20. 20. Kaplan–Meier curves depicting survival from the time of birth. Lindsay R. Freud et al. Circulation. 2014;130:638-645 Copyright © American Heart Association, Inc. All rights reserved.
  21. 21. Diagnosis and Treatment of Fetal Cardiac Disease Circulation Volume 129(21):2183-2242 May 27, 2014
  22. 22. Fetal echocardiography: advantages  Counseling  In some cases, life saving procedures may be undergone on mother/fetus before delivery or during pregnancy  Delivery planning in a special institute and close to a pediatric cardiac surgery centre
  23. 23. Prostaglandins The response of the ductus arteriosus to prostaglandins. Coceani F, Olley PM. Can J Physiol Pharmacol. 1973 Mar;51(3): 220-5 Arterial duct
  24. 24. Prostaglandins The response of the ductus arteriosus to prostaglandins. Coceani F, Olley PM. Can J Physiol Pharmacol. 1973 Mar;51(3): 220-5 PGE1 Arterial duct
  25. 25. CHD classification Difetto interatriale Difetto interventricolare Dotto arterioso Canale atrioventricolare Iperafflusso polmonare Coartazione aortica Stenosi aortica Stenosi polmonare Ostruzione degli efflussi ventricolari Acianotiche Tetralogia di Fallot Atresia tricuspide Atresia polmonare Ipoafflusso polmonare Trasposizione delle G.A. Rit. venoso polm. anom. tot. Truncus arteriosus Sindrome cuore sx ipoplasico Mixing Cianotiche Cardiopatie congenite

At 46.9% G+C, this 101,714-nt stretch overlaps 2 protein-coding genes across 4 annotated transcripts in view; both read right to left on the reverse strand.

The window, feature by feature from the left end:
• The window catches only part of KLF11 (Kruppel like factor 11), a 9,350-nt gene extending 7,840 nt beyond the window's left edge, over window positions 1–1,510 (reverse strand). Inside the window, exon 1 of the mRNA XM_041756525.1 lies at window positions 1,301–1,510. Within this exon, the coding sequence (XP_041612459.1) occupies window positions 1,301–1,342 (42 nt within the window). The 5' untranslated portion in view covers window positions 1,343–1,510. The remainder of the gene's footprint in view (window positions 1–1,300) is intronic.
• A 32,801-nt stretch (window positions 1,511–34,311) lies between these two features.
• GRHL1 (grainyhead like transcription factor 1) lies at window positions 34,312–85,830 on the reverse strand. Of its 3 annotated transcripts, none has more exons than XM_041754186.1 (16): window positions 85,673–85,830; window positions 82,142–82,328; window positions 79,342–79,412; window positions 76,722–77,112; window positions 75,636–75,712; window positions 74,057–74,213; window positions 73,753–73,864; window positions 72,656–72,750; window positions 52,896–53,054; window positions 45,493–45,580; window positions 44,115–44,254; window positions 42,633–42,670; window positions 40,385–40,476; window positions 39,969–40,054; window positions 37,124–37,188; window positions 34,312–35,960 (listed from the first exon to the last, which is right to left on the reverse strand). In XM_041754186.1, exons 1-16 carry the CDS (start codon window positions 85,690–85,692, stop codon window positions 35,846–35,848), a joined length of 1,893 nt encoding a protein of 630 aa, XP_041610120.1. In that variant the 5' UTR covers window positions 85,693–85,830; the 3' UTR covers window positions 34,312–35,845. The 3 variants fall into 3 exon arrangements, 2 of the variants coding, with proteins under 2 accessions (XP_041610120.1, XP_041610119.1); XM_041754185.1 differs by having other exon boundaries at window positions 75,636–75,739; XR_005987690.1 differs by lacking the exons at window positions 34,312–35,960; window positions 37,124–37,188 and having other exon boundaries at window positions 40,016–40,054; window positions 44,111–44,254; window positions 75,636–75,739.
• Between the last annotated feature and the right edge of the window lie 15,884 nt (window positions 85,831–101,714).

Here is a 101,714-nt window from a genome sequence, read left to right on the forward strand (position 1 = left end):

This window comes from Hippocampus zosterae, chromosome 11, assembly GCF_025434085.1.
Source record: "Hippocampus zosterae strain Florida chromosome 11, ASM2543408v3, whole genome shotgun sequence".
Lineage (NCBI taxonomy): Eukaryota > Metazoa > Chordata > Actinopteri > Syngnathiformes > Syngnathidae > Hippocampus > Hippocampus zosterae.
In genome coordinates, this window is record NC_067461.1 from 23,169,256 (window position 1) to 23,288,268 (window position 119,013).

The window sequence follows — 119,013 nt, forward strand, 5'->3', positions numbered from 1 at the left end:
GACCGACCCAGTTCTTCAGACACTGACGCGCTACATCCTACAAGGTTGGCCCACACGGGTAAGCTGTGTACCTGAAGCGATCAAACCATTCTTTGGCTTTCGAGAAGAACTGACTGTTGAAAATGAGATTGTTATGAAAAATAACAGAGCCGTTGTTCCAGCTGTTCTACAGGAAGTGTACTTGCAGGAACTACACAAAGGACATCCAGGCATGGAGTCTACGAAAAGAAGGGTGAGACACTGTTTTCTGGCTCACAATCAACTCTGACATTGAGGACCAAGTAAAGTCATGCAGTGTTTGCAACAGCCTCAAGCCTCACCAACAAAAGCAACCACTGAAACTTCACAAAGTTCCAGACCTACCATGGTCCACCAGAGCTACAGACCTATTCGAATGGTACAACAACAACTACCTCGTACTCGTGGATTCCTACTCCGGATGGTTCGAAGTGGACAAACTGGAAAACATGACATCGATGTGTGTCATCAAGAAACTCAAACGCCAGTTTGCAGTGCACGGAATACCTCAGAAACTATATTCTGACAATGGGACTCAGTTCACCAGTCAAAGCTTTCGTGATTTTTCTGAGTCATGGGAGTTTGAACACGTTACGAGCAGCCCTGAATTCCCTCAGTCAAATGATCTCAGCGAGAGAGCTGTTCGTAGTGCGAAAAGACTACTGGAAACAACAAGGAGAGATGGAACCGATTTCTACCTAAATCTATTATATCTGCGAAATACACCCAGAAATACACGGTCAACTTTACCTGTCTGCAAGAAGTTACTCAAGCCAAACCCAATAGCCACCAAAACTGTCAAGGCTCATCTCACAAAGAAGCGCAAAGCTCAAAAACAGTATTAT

26. 26. Difetto interatriale Difetto interventricolare Dotto arterioso Canale atrioventricolare Iperafflusso polmonare Coartazione aortica Stenosi aortica Stenosi polmonare Ostruzione degli efflussi ventricolari Acianotiche Tetralogia di Fallot Atresia tricuspide Atresia polmonare Ipoafflusso polmonare Trasposizione delle G.A. Rit. venoso polm. anom. tot. Truncus arteriosus Sindrome cuore sx ipoplasico Mixing Cianotiche Cardiopatie congenite Dotto-dipendenze (polmonare o sistemica) CHD classification PGE1
  27. 27. ( ( ( ( AD AS VENTRICOLO AP AO Parallel circulations: u.h. with single outlet PDA 62 1.5 Qp/Qs = 0.5 ( ( ( ( AD AS VENTRICOLO AP AO 75 2.0 Qp/Qs = 1.0 PDA ( ( ( ( AD AS VENTRICOLO AP AO PDA 90 3.5 Qp/Qs = 3.0 Restrictive ASD neonate 4-5 days PVRs decrease PDA closure SO2 Work load (X normal)
  28. 28. HLHS: rational of perioperative treatment NORMALIZE Qp/Qs Personalized ventilatory treatment TO INCREASE PVRs: • decrease FiO2 (21%) • hypoventilation (PCO2 40 mmHg) • addition of CO2 • increase insp. Pressures (PEEP) • avoid anemia (Ht >40%) • minimal sedation TO DECREASE PVRs: • increase FiO2 (100%) • hyperventilation(PCO2 25-30 mmHg) • NO • decrease insp. pressures • avoid multiple transfusions • deep sedation
  29. 29. Timing chirurgico Evitare di operare il paziente nel giorno della sua morte!
  30. 30. Has fetal echocardiography improved the prognosis of congenital heart disease? Comparison of patients with hypoplastic left heart syndrome with and without prenatal diagnosis Pediatrics International Volume 41, Issue 6, pages 728-732, 1 MAR 2002 DOI: 10.1046/j.1442-200x.1999.01154.x